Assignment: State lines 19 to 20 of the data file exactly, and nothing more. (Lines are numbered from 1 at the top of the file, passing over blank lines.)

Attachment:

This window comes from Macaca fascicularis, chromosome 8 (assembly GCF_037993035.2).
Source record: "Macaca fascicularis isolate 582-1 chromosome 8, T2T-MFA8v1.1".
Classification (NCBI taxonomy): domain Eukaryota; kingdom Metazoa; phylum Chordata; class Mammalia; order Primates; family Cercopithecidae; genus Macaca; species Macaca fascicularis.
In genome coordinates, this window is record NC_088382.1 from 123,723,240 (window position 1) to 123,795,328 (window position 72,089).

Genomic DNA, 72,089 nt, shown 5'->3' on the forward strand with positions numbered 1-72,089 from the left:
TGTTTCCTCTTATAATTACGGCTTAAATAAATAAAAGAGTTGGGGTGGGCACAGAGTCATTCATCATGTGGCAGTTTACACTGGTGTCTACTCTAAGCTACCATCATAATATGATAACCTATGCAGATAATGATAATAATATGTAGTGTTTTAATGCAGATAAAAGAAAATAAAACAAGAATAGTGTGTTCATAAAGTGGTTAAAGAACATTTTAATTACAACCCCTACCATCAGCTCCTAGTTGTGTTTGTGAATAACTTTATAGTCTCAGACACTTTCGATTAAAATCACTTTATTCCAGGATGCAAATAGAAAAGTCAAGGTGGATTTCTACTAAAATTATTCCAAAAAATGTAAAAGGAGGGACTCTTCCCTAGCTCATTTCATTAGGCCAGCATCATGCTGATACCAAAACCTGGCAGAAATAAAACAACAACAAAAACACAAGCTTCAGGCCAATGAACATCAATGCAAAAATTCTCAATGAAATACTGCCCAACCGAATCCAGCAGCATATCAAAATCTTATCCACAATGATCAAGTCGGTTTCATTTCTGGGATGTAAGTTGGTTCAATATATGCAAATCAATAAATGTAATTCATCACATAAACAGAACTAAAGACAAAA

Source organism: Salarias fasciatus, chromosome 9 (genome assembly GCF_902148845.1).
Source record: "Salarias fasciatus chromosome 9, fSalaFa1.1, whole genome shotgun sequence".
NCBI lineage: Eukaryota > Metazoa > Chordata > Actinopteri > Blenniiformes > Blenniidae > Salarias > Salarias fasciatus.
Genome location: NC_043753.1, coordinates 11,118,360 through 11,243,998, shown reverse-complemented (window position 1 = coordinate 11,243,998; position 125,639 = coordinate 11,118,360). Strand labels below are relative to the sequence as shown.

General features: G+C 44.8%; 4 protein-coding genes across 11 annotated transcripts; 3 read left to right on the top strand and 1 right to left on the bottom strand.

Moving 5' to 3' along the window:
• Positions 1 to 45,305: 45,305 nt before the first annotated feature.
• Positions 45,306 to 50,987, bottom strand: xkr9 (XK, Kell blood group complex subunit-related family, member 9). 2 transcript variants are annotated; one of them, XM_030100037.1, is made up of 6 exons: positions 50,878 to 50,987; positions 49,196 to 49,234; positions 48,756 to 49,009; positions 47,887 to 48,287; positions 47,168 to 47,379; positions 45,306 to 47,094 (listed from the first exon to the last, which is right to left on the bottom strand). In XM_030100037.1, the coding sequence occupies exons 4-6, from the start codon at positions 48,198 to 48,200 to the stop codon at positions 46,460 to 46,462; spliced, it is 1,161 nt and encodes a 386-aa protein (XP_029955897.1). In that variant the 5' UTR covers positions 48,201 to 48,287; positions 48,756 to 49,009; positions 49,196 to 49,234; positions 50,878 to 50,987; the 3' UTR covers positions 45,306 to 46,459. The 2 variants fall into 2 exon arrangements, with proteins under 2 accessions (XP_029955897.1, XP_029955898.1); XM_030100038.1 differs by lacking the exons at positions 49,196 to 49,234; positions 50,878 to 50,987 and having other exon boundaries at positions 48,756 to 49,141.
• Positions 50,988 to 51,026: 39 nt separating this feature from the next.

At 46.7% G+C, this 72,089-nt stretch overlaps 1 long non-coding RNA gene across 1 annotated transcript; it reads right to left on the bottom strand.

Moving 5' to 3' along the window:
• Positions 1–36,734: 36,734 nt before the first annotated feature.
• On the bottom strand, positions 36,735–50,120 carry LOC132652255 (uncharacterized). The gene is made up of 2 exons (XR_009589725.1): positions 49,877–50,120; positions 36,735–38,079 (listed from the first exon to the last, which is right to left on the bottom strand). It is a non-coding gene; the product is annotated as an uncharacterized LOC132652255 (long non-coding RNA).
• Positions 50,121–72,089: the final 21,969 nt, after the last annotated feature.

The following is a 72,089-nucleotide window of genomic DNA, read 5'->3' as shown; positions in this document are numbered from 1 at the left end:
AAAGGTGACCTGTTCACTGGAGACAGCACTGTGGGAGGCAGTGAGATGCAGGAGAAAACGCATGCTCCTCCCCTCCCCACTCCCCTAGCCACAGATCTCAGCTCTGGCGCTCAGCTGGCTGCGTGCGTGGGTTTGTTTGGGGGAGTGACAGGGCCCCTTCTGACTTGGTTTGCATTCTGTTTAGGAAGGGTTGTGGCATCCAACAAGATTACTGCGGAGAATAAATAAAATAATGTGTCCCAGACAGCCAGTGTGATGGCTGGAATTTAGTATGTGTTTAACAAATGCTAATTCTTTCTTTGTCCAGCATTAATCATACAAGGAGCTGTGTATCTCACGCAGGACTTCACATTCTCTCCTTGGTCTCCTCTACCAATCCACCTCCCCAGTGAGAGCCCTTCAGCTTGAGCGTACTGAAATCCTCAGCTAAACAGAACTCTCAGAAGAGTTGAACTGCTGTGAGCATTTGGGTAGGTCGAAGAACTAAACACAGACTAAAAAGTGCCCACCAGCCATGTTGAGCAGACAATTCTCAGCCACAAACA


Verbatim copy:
• On the bottom strand, positions 36,735–50,120 carry LOC132652255 (uncharacterized). The gene is made up of 2 exons (XR_009589725.1): positions 49,877–50,120; positions 36,735–38,079 (listed from the first exon to the last, which is right to left on the bottom strand). It is a non-coding gene; the product is annotated as an uncharacterized LOC132652255 (long non-coding RNA).
• Positions 50,121–72,089: the final 21,969 nt, after the last annotated feature.